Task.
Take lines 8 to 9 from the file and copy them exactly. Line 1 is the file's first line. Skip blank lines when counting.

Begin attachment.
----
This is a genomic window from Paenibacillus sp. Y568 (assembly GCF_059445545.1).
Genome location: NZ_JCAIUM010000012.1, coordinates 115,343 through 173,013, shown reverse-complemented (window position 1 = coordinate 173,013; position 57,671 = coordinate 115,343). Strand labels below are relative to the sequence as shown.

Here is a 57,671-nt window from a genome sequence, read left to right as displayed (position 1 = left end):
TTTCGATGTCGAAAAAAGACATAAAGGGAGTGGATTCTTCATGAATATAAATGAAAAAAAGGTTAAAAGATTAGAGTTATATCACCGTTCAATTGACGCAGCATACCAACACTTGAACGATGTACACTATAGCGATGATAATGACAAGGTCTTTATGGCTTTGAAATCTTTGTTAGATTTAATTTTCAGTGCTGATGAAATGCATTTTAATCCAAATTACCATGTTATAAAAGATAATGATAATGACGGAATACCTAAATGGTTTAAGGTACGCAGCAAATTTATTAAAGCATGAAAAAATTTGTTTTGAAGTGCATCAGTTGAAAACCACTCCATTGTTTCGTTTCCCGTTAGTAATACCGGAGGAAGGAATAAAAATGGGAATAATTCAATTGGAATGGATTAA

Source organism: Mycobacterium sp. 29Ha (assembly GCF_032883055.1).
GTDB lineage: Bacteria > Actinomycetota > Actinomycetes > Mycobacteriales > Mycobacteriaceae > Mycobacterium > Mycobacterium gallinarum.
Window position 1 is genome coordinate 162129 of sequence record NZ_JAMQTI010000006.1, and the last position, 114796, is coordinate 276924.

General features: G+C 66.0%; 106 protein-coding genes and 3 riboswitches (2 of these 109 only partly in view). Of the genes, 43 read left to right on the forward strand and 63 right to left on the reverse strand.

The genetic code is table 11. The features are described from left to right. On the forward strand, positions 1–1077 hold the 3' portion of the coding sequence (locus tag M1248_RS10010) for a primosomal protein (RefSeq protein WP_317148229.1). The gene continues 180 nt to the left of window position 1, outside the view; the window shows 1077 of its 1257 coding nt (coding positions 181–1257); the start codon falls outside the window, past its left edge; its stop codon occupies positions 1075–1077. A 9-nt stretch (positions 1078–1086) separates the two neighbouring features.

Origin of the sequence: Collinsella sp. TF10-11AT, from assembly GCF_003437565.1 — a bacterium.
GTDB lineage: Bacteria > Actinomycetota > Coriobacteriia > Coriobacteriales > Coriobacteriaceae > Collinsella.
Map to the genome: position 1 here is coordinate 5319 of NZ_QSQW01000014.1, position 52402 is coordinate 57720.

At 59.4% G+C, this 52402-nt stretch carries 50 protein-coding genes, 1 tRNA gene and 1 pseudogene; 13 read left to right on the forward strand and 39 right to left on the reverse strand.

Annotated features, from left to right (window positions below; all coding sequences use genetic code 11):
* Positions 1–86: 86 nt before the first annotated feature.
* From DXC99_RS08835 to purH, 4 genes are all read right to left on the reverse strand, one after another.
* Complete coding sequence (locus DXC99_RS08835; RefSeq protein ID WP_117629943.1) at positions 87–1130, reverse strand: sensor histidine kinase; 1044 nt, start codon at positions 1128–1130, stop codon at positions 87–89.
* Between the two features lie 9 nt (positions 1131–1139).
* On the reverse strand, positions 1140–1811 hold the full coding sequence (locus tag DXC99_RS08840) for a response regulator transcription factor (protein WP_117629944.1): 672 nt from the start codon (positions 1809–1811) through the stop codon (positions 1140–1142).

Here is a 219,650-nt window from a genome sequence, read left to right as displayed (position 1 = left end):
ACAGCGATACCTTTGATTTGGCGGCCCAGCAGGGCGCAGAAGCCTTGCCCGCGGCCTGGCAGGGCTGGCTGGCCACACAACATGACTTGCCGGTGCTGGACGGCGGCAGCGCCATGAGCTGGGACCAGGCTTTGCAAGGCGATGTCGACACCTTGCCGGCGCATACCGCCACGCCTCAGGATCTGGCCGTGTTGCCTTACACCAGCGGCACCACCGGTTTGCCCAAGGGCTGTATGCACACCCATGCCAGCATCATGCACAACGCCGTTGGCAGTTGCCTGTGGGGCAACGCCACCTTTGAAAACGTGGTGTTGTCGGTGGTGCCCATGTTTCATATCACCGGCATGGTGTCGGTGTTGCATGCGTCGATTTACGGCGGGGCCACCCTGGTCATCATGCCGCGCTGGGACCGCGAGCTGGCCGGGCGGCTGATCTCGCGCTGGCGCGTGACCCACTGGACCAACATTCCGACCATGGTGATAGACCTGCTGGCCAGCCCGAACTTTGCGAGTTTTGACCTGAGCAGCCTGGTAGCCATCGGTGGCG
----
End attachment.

General features: G+C 66.0%; 106 protein-coding genes and 3 riboswitches (2 of these 109 only partly in view). Of the genes, 43 read left to right on the forward strand and 63 right to left on the reverse strand.

The genetic code is table 11. The features are described from left to right. On the forward strand, positions 1–1077 hold the 3' portion of the coding sequence (locus tag M1248_RS10010) for a primosomal protein (RefSeq protein WP_317148229.1). The gene continues 180 nt to the left of window position 1, outside the view; the window shows 1077 of its 1257 coding nt (coding positions 181–1257); the start codon falls outside the window, past its left edge; its stop codon occupies positions 1075–1077. A 9-nt stretch (positions 1078–1086) separates the two neighbouring features.